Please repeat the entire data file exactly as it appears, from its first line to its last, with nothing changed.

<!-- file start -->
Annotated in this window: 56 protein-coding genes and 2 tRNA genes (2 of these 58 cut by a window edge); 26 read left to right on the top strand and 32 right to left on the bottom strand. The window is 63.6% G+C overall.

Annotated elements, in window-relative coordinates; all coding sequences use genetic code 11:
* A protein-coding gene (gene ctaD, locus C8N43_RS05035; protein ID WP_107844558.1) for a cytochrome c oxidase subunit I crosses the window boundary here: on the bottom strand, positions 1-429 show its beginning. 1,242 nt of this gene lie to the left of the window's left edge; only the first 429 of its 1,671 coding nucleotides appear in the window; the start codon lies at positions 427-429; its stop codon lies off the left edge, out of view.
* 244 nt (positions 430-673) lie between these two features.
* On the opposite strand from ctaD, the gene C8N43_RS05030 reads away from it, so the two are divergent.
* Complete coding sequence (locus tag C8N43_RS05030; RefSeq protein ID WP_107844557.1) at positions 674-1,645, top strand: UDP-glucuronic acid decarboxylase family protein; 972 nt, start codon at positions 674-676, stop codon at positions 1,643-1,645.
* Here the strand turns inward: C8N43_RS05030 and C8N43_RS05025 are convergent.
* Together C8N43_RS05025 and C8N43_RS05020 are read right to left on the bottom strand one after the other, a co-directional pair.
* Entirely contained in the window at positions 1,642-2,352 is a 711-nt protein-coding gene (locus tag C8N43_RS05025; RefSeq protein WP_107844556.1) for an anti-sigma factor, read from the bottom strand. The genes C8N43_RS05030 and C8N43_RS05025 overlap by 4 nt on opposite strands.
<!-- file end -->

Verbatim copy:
Annotated in this window: 56 protein-coding genes and 2 tRNA genes (2 of these 58 cut by a window edge); 26 read left to right on the top strand and 32 right to left on the bottom strand. The window is 63.6% G+C overall.

Annotated elements, in window-relative coordinates; all coding sequences use genetic code 11:
* A protein-coding gene (gene ctaD, locus C8N43_RS05035; protein ID WP_107844558.1) for a cytochrome c oxidase subunit I crosses the window boundary here: on the bottom strand, positions 1-429 show its beginning. 1,242 nt of this gene lie to the left of the window's left edge; only the first 429 of its 1,671 coding nucleotides appear in the window; the start codon lies at positions 427-429; its stop codon lies off the left edge, out of view.
* 244 nt (positions 430-673) lie between these two features.
* On the opposite strand from ctaD, the gene C8N43_RS05030 reads away from it, so the two are divergent.
* Complete coding sequence (locus tag C8N43_RS05030; RefSeq protein ID WP_107844557.1) at positions 674-1,645, top strand: UDP-glucuronic acid decarboxylase family protein; 972 nt, start codon at positions 674-676, stop codon at positions 1,643-1,645.
* Here the strand turns inward: C8N43_RS05030 and C8N43_RS05025 are convergent.
* Together C8N43_RS05025 and C8N43_RS05020 are read right to left on the bottom strand one after the other, a co-directional pair.
* Entirely contained in the window at positions 1,642-2,352 is a 711-nt protein-coding gene (locus tag C8N43_RS05025; RefSeq protein WP_107844556.1) for an anti-sigma factor, read from the bottom strand. The genes C8N43_RS05030 and C8N43_RS05025 overlap by 4 nt on opposite strands.